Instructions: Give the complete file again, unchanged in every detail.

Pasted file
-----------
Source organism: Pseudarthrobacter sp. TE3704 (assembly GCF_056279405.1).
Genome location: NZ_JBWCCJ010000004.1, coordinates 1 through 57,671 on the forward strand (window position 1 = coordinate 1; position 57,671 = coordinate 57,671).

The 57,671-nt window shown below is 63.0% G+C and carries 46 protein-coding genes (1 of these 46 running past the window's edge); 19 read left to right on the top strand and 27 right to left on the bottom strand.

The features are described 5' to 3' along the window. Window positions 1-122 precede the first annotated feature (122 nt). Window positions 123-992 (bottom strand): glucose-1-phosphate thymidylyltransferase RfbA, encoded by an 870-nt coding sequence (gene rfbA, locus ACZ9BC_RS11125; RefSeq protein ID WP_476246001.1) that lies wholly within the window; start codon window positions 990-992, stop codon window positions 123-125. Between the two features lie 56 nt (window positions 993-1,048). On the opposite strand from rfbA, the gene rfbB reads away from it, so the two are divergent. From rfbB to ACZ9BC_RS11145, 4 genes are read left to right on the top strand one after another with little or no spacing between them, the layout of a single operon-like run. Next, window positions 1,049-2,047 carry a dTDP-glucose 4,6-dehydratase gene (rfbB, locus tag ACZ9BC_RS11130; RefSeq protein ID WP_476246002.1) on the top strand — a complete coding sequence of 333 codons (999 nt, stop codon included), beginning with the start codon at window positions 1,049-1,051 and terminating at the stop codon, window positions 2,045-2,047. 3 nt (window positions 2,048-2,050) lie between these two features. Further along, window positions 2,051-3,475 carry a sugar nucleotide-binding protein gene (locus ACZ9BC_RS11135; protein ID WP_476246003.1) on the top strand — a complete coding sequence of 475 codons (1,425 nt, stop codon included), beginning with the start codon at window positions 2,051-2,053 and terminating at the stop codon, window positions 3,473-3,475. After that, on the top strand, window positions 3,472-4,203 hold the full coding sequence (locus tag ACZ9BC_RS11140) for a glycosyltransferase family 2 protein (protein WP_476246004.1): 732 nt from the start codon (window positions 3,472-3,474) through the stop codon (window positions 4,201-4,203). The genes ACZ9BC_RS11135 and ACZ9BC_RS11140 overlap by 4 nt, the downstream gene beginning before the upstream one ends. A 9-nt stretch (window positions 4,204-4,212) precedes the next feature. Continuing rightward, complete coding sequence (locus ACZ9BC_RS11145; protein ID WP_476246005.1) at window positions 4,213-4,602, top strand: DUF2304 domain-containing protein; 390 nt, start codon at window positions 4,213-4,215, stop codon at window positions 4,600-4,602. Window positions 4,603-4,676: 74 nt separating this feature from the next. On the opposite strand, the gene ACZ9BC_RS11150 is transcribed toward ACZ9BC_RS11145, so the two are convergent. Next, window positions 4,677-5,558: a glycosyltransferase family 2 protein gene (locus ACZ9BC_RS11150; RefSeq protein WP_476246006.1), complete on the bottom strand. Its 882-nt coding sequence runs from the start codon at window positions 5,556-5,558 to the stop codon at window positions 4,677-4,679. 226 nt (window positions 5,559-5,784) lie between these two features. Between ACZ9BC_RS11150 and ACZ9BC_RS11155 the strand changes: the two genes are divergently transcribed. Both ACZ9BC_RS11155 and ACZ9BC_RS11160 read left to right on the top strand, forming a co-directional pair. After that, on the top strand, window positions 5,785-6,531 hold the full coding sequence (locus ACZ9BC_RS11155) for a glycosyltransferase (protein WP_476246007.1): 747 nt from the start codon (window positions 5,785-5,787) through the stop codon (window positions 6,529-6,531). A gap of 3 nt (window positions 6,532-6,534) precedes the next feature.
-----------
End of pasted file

Source organism: Pseudarthrobacter sp. TE3704 (assembly GCF_056279405.1).
Genome location: NZ_JBWCCJ010000004.1, coordinates 1 through 57,671 on the forward strand (window position 1 = coordinate 1; position 57,671 = coordinate 57,671).

The 57,671-nt window shown below is 63.0% G+C and carries 46 protein-coding genes (1 of these 46 running past the window's edge); 19 read left to right on the top strand and 27 right to left on the bottom strand.

The features are described 5' to 3' along the window. Window positions 1-122 precede the first annotated feature (122 nt). Window positions 123-992 (bottom strand): glucose-1-phosphate thymidylyltransferase RfbA, encoded by an 870-nt coding sequence (gene rfbA, locus ACZ9BC_RS11125; RefSeq protein ID WP_476246001.1) that lies wholly within the window; start codon window positions 990-992, stop codon window positions 123-125. Between the two features lie 56 nt (window positions 993-1,048). On the opposite strand from rfbA, the gene rfbB reads away from it, so the two are divergent. From rfbB to ACZ9BC_RS11145, 4 genes are read left to right on the top strand one after another with little or no spacing between them, the layout of a single operon-like run. Next, window positions 1,049-2,047 carry a dTDP-glucose 4,6-dehydratase gene (rfbB, locus tag ACZ9BC_RS11130; RefSeq protein ID WP_476246002.1) on the top strand — a complete coding sequence of 333 codons (999 nt, stop codon included), beginning with the start codon at window positions 1,049-1,051 and terminating at the stop codon, window positions 2,045-2,047. 3 nt (window positions 2,048-2,050) lie between these two features. Further along, window positions 2,051-3,475 carry a sugar nucleotide-binding protein gene (locus ACZ9BC_RS11135; protein ID WP_476246003.1) on the top strand — a complete coding sequence of 475 codons (1,425 nt, stop codon included), beginning with the start codon at window positions 2,051-2,053 and terminating at the stop codon, window positions 3,473-3,475. After that, on the top strand, window positions 3,472-4,203 hold the full coding sequence (locus tag ACZ9BC_RS11140) for a glycosyltransferase family 2 protein (protein WP_476246004.1): 732 nt from the start codon (window positions 3,472-3,474) through the stop codon (window positions 4,201-4,203). The genes ACZ9BC_RS11135 and ACZ9BC_RS11140 overlap by 4 nt, the downstream gene beginning before the upstream one ends. A 9-nt stretch (window positions 4,204-4,212) precedes the next feature. Continuing rightward, complete coding sequence (locus ACZ9BC_RS11145; protein ID WP_476246005.1) at window positions 4,213-4,602, top strand: DUF2304 domain-containing protein; 390 nt, start codon at window positions 4,213-4,215, stop codon at window positions 4,600-4,602. Window positions 4,603-4,676: 74 nt separating this feature from the next. On the opposite strand, the gene ACZ9BC_RS11150 is transcribed toward ACZ9BC_RS11145, so the two are convergent. Next, window positions 4,677-5,558: a glycosyltransferase family 2 protein gene (locus ACZ9BC_RS11150; RefSeq protein WP_476246006.1), complete on the bottom strand. Its 882-nt coding sequence runs from the start codon at window positions 5,556-5,558 to the stop codon at window positions 4,677-4,679. 226 nt (window positions 5,559-5,784) lie between these two features. Between ACZ9BC_RS11150 and ACZ9BC_RS11155 the strand changes: the two genes are divergently transcribed. Both ACZ9BC_RS11155 and ACZ9BC_RS11160 read left to right on the top strand, forming a co-directional pair. After that, on the top strand, window positions 5,785-6,531 hold the full coding sequence (locus ACZ9BC_RS11155) for a glycosyltransferase (protein WP_476246007.1): 747 nt from the start codon (window positions 5,785-5,787) through the stop codon (window positions 6,529-6,531). A gap of 3 nt (window positions 6,532-6,534) precedes the next feature.